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New York

Federal civil rights office reopens high school admissions case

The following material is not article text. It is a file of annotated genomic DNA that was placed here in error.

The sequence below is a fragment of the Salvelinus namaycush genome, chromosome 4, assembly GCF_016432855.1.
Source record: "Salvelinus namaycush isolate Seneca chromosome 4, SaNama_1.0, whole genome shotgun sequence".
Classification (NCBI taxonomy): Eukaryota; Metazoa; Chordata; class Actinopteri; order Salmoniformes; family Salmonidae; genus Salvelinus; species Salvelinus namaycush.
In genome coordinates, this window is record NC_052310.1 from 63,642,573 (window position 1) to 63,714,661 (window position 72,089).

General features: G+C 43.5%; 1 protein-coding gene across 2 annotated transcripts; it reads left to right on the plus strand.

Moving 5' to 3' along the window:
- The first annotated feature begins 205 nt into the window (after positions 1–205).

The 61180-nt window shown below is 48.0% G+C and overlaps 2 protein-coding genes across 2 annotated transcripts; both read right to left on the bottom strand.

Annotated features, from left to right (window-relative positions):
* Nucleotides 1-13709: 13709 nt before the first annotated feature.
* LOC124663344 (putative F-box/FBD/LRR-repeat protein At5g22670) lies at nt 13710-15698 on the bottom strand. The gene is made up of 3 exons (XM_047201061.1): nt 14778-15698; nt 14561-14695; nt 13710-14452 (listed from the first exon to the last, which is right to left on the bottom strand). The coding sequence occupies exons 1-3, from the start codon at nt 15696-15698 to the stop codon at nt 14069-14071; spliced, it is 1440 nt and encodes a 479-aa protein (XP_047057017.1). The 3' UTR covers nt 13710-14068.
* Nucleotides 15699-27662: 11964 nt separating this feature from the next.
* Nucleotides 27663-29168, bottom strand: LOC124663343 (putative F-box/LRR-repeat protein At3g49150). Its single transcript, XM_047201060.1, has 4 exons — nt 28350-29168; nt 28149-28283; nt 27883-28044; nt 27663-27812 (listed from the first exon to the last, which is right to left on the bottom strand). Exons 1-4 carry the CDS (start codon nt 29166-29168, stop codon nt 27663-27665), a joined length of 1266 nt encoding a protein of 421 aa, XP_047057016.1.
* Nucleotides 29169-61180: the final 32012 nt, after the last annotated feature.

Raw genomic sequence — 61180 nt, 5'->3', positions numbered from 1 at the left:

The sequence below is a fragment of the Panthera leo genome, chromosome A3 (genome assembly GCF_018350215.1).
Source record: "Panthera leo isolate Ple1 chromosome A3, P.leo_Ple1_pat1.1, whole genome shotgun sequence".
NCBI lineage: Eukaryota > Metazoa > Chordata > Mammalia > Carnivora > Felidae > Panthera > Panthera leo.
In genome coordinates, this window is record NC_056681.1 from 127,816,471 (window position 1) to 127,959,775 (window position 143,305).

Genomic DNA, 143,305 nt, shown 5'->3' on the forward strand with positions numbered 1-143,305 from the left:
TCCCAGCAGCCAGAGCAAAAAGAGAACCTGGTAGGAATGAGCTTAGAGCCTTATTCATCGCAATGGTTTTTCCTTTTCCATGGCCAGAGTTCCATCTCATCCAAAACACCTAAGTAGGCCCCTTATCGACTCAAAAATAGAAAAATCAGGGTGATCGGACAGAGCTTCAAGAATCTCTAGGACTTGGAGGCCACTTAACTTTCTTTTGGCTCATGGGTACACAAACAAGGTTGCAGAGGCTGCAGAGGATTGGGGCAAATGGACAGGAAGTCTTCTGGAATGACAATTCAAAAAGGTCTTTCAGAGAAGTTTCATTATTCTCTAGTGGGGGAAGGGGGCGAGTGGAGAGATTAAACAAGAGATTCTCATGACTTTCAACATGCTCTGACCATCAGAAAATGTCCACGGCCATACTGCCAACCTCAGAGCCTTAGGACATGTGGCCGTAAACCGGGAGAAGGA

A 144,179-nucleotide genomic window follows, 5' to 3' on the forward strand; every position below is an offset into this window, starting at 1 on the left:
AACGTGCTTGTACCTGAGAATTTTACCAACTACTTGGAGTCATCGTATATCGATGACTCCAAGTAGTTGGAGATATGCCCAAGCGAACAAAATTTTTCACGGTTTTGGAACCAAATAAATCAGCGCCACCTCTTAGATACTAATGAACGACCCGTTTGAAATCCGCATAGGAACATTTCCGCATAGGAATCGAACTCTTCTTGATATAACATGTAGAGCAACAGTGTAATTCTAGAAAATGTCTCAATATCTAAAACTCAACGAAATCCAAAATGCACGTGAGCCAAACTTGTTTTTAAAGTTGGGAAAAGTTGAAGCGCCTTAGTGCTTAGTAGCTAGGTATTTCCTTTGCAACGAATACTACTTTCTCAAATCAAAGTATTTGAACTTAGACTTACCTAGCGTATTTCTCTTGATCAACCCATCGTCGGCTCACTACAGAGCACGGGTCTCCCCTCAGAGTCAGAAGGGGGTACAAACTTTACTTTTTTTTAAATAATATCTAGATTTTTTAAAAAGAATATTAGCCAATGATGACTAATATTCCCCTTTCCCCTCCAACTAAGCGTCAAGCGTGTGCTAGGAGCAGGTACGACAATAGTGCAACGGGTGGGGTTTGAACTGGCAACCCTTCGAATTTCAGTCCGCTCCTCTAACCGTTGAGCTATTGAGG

The U.S. Department of Education's Office of Civil Rights has reopened a discrimination case into the city's high school admissions policies after dismissing it earlier in the month. The reversal came after the attorney who filed the legal complaint found that the office failed to follow its own dismissal procedures and argued for the case to be given new life. The complaint, filed in May by the Education Law Center on behalf of parents and advocacy groups, alleges that African American and Latino students are more likely to end up in high schools with large numbers of high-need students — and less likely to graduate — on account of the city's admissions policy. It claims that the city knew the policy was discriminatory, citing internal reports that suggested changes should be made to dilute the high-need populations in these schools. New York's Office of Civil Rights branch dismissed the complaint on July 8, citing a lack of evidence to support the claim. But the quick dismissal skipped a step in the process by failing to first notify lawyers who filed the complaint to let them know that more information was needed, which is required under OCR's processing manual. Wendy Lecker, the ELC lawyer, discovered the discrepancy and raised the issue in a July 17 letter: I never received any letter or email explaining the information necessary for OCR to proceed, nor any request for such information. Nor was I ever advised that the complaint would be dismissed in 20 days if such information was not received. On the same day, an OCR official responded  to say that the case woud be reopened.